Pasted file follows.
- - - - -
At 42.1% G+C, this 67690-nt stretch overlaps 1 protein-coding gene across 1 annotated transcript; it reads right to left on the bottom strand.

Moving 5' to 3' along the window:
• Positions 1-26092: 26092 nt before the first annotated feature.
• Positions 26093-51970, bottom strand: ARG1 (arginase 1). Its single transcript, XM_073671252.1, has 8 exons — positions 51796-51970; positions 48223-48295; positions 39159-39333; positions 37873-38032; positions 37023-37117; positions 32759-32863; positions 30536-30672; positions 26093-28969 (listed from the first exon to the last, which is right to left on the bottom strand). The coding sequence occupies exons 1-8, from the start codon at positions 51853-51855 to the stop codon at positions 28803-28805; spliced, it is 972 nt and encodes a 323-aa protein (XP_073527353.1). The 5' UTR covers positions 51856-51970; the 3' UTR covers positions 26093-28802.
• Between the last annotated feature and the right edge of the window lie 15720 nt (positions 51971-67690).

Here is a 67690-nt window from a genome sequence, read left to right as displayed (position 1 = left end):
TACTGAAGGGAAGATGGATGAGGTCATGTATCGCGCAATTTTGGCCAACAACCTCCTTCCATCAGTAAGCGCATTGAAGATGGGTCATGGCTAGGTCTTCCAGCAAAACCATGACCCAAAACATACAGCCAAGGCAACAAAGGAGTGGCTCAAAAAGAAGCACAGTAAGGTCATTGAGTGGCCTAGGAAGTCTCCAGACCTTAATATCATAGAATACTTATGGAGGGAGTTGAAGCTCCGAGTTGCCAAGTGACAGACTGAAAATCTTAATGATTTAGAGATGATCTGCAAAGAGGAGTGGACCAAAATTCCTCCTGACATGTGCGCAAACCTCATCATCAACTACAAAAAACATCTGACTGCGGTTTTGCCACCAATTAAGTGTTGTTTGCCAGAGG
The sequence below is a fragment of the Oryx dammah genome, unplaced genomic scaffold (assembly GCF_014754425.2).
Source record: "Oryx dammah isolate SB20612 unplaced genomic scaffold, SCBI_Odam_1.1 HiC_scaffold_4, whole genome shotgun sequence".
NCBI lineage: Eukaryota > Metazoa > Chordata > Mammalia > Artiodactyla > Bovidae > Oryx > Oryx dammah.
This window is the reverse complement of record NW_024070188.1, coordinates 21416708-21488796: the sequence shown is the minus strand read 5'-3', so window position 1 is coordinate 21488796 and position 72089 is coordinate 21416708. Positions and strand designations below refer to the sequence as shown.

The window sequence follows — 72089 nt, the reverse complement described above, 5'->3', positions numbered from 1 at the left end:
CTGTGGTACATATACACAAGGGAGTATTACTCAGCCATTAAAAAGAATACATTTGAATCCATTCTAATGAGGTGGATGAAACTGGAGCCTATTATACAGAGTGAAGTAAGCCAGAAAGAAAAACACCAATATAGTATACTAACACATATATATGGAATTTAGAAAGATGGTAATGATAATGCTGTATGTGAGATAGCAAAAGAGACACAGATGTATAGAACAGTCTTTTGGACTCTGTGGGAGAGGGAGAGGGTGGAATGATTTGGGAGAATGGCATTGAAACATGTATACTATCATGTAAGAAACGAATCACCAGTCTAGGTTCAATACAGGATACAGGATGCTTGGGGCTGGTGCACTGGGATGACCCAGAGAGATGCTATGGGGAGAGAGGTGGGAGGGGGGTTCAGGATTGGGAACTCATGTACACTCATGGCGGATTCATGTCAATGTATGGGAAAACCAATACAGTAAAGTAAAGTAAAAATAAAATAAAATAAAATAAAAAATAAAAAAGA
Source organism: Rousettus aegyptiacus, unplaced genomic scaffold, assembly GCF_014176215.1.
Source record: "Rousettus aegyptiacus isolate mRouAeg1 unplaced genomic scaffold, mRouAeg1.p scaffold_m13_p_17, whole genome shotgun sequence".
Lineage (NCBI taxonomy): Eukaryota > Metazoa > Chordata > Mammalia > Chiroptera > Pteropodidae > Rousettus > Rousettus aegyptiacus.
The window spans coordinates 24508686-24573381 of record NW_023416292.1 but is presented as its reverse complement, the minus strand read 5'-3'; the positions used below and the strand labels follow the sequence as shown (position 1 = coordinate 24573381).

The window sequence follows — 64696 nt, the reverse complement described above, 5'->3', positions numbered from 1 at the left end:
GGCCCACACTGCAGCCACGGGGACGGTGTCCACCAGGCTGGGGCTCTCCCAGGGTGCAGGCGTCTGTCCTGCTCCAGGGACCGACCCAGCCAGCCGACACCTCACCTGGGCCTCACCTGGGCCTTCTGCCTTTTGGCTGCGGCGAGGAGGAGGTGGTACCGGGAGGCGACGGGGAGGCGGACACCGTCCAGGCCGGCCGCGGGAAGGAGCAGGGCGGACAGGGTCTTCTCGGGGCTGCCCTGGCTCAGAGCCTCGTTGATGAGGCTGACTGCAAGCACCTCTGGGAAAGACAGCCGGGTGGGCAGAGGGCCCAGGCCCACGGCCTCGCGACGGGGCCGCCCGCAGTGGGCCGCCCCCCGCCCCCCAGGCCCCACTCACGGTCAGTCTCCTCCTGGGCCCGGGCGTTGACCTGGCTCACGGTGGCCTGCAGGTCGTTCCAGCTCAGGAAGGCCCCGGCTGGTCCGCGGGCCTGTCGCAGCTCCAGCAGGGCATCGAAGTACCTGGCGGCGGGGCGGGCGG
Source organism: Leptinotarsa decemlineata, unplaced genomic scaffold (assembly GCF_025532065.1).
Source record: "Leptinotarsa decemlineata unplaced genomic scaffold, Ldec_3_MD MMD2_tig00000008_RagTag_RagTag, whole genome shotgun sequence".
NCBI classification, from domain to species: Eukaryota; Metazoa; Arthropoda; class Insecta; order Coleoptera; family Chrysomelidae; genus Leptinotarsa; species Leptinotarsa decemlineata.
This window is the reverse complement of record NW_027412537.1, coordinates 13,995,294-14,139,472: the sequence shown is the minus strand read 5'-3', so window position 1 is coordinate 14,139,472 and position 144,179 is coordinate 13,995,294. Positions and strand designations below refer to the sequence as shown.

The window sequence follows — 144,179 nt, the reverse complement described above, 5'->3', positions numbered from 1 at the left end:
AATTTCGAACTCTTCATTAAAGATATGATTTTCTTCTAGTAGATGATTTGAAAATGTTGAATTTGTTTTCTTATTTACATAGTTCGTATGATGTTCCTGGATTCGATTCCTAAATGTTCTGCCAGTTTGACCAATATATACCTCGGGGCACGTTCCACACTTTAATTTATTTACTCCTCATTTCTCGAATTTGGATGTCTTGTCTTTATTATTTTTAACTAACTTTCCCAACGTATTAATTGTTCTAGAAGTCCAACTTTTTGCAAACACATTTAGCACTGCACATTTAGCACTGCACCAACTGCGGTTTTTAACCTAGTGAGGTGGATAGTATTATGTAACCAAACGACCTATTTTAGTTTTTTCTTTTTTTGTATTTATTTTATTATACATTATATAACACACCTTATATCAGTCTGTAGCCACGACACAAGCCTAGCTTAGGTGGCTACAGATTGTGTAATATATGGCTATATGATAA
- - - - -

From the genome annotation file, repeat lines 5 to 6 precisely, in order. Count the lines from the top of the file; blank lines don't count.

• Between the last annotated feature and the right edge of the window lie 15720 nt (positions 51971-67690).

Here is a 67690-nt window from a genome sequence, read left to right as displayed (position 1 = left end):